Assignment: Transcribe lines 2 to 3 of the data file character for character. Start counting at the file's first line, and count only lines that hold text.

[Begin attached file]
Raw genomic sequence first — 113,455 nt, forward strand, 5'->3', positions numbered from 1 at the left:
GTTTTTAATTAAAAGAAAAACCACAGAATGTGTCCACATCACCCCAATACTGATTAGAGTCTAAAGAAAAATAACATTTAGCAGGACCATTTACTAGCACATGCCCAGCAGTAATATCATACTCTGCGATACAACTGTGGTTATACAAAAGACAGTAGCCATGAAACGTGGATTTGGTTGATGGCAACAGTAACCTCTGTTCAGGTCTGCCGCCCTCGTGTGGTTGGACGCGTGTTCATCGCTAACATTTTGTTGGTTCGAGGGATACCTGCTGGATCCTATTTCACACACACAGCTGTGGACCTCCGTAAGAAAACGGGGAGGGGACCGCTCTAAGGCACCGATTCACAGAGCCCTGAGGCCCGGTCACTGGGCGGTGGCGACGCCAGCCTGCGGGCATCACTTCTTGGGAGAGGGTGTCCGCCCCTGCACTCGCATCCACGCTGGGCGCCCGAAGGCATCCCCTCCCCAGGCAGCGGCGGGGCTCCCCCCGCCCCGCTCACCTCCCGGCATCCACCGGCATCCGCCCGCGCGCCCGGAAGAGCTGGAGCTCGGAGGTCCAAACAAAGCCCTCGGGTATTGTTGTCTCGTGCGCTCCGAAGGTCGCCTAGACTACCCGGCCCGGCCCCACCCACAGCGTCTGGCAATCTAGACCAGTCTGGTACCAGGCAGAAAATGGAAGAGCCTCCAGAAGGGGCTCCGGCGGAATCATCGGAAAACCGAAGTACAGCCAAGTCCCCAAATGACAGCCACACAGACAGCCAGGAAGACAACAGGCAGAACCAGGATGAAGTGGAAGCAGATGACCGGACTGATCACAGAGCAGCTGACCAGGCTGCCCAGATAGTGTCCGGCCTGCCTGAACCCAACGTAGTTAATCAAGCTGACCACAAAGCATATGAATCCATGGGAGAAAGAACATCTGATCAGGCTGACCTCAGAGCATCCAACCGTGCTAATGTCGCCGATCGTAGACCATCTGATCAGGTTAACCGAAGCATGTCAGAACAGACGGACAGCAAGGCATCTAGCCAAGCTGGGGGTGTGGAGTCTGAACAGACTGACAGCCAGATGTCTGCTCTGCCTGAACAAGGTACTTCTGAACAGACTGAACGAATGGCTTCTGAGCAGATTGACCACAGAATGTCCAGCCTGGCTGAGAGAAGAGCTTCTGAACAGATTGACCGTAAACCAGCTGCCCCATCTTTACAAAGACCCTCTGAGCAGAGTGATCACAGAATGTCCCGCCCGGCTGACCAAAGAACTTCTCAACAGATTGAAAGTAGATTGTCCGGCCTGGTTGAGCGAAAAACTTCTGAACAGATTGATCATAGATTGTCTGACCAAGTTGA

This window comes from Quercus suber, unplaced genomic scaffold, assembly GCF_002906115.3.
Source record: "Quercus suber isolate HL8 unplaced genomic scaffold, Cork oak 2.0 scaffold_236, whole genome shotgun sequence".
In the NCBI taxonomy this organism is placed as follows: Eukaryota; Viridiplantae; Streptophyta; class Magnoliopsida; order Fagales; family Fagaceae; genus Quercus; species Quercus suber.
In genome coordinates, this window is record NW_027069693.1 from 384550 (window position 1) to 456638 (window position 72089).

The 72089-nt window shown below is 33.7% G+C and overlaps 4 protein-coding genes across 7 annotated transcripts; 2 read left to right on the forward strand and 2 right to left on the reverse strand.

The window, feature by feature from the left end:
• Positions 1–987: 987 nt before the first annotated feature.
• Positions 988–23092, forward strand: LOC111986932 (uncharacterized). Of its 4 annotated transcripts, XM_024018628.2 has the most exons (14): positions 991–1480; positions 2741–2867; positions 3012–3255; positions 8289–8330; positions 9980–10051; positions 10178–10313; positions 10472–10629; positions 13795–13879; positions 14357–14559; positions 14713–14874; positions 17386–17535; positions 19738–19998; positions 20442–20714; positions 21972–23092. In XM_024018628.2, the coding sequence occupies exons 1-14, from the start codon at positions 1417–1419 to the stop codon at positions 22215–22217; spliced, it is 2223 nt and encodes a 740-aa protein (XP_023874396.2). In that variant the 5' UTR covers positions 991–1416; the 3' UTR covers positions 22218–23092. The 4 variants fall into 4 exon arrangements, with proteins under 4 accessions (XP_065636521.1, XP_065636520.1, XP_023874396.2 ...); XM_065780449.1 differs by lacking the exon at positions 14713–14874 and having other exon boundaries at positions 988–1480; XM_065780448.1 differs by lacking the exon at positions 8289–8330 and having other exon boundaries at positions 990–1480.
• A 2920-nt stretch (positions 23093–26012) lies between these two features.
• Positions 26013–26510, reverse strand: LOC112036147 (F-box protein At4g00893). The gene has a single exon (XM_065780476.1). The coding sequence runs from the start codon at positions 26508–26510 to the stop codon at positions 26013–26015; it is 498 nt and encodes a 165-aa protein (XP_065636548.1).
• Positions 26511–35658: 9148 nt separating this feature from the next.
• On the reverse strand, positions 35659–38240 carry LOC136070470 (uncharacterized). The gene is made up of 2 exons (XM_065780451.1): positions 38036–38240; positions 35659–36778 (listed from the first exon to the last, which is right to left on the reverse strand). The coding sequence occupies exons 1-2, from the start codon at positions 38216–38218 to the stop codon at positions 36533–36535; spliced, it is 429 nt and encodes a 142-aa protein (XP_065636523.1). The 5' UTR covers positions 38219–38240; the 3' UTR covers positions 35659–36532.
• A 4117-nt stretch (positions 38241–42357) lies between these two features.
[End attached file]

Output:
GTTTTTAATTAAAAGAAAAACCACAGAATGTGTCCACATCACCCCAATACTGATTAGAGTCTAAAGAAAAATAACATTTAGCAGGACCATTTACTAGCACATGCCCAGCAGTAATATCATACTCTGCGATACAACTGTGGTTATACAAAAGACAGTAGCCATGAAACGTGGATTTGGTTGATGGCAACAGTAACCTCTGTTCAGGTCTGCCGCCCTCGTGTGGTTGGACGCGTGTTCATCGCTAACATTTTGTTGGTTCGAGGGATACCTGCTGGATCCTATTTCACACACACAGCTGTGGACCTCCGTAAGAAAACGGGGAGGGGACCGCTCTAAGGCACCGATTCACAGAGCCCTGAGGCCCGGTCACTGGGCGGTGGCGACGCCAGCCTGCGGGCATCACTTCTTGGGAGAGGGTGTCCGCCCCTGCACTCGCATCCACGCTGGGCGCCCGAAGGCATCCCCTCCCCAGGCAGCGGCGGGGCTCCCCCCGCCCCGCTCACCTCCCGGCATCCACCGGCATCCGCCCGCGCGCCCGGAAGAGCTGGAGCTCGGAGGTCCAAACAAAGCCCTCGGGTATTGTTGTCTCGTGCGCTCCGAAGGTCGCCTAGACTACCCGGCCCGGCCCCACCCACAGCGTCTGGCAATCTAGACCAGTCTGGTACCAGGCAGAAAATGGAAGAGCCTCCAGAAGGGGCTCCGGCGGAATCATCGGAAAACCGAAGTACAGCCAAGTCCCCAAATGACAGCCACACAGACAGCCAGGAAGACAACAGGCAGAACCAGGATGAAGTGGAAGCAGATGACCGGACTGATCACAGAGCAGCTGACCAGGCTGCCCAGATAGTGTCCGGCCTGCCTGAACCCAACGTAGTTAATCAAGCTGACCACAAAGCATATGAATCCATGGGAGAAAGAACATCTGATCAGGCTGACCTCAGAGCATCCAACCGTGCTAATGTCGCCGATCGTAGACCATCTGATCAGGTTAACCGAAGCATGTCAGAACAGACGGACAGCAAGGCATCTAGCCAAGCTGGGGGTGTGGAGTCTGAACAGACTGACAGCCAGATGTCTGCTCTGCCTGAACAAGGTACTTCTGAACAGACTGAACGAATGGCTTCTGAGCAGATTGACCACAGAATGTCCAGCCTGGCTGAGAGAAGAGCTTCTGAACAGATTGACCGTAAACCAGCTGCCCCATCTTTACAAAGACCCTCTGAGCAGAGTGATCACAGAATGTCCCGCCCGGCTGACCAAAGAACTTCTCAACAGATTGAAAGTAGATTGTCCGGCCTGGTTGAGCGAAAAACTTCTGAACAGATTGATCATAGATTGTCTGACCAAGTTGA

This window comes from Quercus suber, unplaced genomic scaffold, assembly GCF_002906115.3.